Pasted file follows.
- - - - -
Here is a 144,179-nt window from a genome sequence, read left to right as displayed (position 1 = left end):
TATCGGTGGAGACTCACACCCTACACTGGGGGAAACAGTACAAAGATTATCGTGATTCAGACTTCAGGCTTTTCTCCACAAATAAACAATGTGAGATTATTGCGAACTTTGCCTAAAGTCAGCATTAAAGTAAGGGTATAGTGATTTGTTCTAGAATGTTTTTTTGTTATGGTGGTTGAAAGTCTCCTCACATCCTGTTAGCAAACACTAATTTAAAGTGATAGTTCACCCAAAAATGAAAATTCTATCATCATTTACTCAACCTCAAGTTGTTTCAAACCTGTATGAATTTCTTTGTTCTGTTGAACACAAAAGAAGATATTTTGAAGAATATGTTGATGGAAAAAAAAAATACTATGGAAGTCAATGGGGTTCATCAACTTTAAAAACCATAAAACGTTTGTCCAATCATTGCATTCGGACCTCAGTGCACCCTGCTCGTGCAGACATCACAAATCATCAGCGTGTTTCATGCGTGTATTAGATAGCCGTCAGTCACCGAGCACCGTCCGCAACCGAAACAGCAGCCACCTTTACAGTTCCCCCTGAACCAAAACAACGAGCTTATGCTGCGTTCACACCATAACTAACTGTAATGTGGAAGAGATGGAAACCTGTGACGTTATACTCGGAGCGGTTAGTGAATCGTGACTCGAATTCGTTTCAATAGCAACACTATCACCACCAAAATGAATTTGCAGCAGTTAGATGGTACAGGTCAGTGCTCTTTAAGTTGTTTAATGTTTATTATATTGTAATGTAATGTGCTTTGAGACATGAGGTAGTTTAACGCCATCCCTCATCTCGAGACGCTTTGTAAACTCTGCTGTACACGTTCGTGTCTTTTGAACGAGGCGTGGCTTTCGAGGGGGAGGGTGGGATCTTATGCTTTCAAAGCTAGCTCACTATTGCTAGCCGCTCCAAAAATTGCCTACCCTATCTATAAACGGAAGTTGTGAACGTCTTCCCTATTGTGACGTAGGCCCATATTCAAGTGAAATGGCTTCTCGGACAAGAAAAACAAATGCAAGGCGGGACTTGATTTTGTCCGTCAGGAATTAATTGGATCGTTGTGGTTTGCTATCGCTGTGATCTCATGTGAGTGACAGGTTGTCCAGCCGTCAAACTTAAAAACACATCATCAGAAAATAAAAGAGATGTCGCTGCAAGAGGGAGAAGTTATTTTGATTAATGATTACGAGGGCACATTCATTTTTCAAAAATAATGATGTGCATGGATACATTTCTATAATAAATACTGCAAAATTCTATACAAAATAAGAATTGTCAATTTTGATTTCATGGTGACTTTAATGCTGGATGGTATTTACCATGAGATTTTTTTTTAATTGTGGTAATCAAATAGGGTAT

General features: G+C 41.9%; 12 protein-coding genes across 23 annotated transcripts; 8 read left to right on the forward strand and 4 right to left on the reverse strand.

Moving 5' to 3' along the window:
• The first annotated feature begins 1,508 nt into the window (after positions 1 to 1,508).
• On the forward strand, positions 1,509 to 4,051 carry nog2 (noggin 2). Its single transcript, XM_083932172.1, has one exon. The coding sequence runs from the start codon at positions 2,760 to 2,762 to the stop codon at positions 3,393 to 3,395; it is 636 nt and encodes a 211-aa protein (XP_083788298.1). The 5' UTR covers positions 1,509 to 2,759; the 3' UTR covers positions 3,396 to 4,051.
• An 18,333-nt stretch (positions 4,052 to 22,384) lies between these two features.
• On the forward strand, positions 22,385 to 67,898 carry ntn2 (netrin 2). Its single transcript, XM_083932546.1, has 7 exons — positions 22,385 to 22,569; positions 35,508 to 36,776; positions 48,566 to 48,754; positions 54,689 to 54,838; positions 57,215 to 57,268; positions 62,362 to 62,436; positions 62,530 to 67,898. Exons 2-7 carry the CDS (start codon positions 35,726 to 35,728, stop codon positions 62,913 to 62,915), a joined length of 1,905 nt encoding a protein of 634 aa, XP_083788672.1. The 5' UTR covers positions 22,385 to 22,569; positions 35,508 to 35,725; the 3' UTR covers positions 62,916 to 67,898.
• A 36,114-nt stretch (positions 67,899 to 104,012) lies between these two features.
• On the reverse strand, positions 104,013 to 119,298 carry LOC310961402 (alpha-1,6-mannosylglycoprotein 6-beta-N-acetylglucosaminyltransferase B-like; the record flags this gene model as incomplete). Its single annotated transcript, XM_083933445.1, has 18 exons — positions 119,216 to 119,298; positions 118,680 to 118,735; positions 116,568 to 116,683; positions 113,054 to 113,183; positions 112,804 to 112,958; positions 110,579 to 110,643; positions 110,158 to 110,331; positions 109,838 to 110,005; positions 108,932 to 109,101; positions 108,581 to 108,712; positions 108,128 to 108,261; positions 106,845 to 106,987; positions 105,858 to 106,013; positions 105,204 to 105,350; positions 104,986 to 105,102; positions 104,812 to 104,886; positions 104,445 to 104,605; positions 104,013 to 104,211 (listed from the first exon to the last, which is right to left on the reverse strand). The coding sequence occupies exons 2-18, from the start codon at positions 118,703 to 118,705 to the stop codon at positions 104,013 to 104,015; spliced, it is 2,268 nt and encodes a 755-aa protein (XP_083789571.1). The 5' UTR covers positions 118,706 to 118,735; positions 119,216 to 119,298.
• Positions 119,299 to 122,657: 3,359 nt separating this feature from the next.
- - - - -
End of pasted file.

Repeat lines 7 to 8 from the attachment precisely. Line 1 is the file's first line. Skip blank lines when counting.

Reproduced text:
• An 18,333-nt stretch (positions 4,052 to 22,384) lies between these two features.
• On the forward strand, positions 22,385 to 67,898 carry ntn2 (netrin 2). Its single transcript, XM_083932546.1, has 7 exons — positions 22,385 to 22,569; positions 35,508 to 36,776; positions 48,566 to 48,754; positions 54,689 to 54,838; positions 57,215 to 57,268; positions 62,362 to 62,436; positions 62,530 to 67,898. Exons 2-7 carry the CDS (start codon positions 35,726 to 35,728, stop codon positions 62,913 to 62,915), a joined length of 1,905 nt encoding a protein of 634 aa, XP_083788672.1. The 5' UTR covers positions 22,385 to 22,569; positions 35,508 to 35,725; the 3' UTR covers positions 62,916 to 67,898.